It's time for Republicans to come up with more ideas for increasing the nation's energy output beyond the long-awaited Keystone XL pipeline, Sen. Ted Cruz plans to argue in a speech outlining his own energy bill.
The Texas Republican will address the Heritage Action for America Conservative Policy Summit
in Washington on Monday, outlining the principles of a bill he's working on, the American Energy Renaissance Act, The Washington Post
And while he believes President Barack Obama should "drop his political opposition to the Keystone pipeline," Cruz says lawmakers need to "think bigger."
"There is only one thing that will stop us from embracing it to its full potential: the federal government," Cruz will say in Monday's speech, according to prepared remarks released by his staff. "It won't be lack of determination, ingenuity, or grit. It will be some faceless bureaucrat sitting somewhere in some tall building who simply says, 'You're not allowed to do that.' Or worse, 'We'll do that for you.' "
Cruz's push will include offshore oil exploration, increased energy development for federal lands, loosened federal restrictions on hydraulic fracturing by turning concerns over to state governments, ending bans on crude oil exports and ending Environmental Protection Agency regulations on coal and electric power plants.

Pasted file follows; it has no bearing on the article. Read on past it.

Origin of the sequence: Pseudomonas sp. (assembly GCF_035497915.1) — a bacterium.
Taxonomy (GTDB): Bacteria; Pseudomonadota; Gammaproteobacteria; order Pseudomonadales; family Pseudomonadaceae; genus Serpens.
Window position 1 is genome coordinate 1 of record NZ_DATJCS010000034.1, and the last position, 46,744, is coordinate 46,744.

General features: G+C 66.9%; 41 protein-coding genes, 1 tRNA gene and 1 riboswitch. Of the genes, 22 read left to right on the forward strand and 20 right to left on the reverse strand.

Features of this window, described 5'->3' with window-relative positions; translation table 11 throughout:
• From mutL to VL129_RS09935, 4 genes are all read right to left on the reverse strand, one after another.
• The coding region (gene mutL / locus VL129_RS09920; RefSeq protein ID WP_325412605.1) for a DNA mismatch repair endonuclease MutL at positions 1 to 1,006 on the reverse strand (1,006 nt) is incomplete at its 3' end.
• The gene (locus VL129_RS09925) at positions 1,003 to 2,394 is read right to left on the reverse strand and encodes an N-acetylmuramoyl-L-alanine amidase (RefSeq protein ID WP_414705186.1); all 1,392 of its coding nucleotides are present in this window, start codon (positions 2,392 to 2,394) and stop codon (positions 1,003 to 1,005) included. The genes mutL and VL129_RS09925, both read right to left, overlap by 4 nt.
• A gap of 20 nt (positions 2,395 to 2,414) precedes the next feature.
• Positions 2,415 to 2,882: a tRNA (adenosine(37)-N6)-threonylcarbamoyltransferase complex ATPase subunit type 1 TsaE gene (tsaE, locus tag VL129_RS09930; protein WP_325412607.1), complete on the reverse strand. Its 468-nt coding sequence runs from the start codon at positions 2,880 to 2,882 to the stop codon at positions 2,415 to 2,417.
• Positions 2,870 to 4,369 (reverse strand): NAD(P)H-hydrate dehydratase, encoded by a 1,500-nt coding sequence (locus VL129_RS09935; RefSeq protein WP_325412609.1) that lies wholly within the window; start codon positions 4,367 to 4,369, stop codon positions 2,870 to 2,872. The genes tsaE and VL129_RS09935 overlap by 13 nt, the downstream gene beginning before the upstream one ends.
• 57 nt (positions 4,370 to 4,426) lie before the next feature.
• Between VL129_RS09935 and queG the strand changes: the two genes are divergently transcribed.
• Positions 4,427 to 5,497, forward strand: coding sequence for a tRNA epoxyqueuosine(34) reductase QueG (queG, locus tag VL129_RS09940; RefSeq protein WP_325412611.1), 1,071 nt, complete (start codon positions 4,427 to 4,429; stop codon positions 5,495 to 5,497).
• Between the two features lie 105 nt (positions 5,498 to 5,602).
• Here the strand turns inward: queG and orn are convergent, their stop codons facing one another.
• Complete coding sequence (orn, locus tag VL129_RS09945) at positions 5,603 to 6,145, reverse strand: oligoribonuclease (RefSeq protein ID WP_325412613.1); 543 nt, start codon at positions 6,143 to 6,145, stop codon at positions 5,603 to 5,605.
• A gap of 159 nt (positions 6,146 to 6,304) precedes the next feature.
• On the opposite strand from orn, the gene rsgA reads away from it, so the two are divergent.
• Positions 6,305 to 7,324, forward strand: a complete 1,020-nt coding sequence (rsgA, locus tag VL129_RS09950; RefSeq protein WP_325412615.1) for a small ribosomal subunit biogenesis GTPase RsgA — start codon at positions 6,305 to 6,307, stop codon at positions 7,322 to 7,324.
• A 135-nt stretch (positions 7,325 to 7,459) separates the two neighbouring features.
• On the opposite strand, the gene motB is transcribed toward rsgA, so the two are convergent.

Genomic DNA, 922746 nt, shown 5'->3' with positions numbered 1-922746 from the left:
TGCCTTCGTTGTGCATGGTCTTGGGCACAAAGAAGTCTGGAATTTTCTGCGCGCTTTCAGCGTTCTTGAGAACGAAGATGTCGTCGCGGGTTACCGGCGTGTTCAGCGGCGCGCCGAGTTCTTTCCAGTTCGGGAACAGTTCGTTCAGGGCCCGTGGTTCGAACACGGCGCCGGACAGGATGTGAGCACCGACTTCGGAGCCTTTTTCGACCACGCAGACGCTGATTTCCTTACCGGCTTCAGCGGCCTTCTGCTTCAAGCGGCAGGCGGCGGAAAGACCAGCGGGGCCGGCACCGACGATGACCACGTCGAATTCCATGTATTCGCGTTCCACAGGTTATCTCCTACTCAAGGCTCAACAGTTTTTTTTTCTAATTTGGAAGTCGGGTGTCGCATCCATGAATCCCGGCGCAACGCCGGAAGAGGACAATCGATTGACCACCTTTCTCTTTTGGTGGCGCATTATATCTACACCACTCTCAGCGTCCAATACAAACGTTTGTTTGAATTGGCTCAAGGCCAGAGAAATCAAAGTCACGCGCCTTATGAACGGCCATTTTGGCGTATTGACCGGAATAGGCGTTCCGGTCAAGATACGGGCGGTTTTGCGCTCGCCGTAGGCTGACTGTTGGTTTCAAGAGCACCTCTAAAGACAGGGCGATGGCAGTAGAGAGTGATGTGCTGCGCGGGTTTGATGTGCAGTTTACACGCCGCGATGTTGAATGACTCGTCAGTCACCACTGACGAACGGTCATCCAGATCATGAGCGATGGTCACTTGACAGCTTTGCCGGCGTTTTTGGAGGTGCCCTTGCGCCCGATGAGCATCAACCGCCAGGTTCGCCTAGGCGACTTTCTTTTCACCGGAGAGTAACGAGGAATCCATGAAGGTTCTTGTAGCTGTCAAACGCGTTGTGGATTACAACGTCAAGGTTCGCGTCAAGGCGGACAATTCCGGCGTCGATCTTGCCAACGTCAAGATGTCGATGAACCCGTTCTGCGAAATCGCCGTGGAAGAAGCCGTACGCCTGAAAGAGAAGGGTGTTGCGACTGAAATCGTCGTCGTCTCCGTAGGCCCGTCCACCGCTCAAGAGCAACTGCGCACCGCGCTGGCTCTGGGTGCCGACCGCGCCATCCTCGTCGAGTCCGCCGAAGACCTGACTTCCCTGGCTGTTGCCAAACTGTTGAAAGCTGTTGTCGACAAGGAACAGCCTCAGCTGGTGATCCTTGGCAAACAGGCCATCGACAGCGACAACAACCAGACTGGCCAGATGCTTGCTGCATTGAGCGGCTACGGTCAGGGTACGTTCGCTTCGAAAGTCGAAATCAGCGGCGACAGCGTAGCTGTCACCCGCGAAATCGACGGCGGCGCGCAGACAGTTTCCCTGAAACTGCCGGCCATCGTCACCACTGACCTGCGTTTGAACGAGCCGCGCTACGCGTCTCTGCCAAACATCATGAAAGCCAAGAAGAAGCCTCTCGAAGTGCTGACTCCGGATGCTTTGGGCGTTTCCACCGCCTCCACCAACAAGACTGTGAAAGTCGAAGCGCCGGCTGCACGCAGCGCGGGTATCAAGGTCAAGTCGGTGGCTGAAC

He is expected to point out how expanded focus on energy production has helped the economies of his home state and North Dakota.
"Now, we just have to convince Washington to let it spread through the rest of America," Cruz plans to say.
Aides for Cruz said that he is not dropping his focus on Obamacare, but rather pushing for a "proactive way to create jobs" through developing the nation's energy production.
The Keystone XL pipeline
has remained on hold for several years, and a final decision remains months away, even though the State Department has finished its assessment of the project.
Cruz's ideas include many that have not panned out over the years, including the renewable fuel standard, an idea from former President George W. Bush's administration.
The Obama administration is facing congressional fights as it pushes the president's climate action plan, including regulations to limit greenhouse gases from power plants.
The Cruz plan also takes on the fight for fossil fuel exports. Environmentalists say coal, oil, and gas exports add to the global carbon output.
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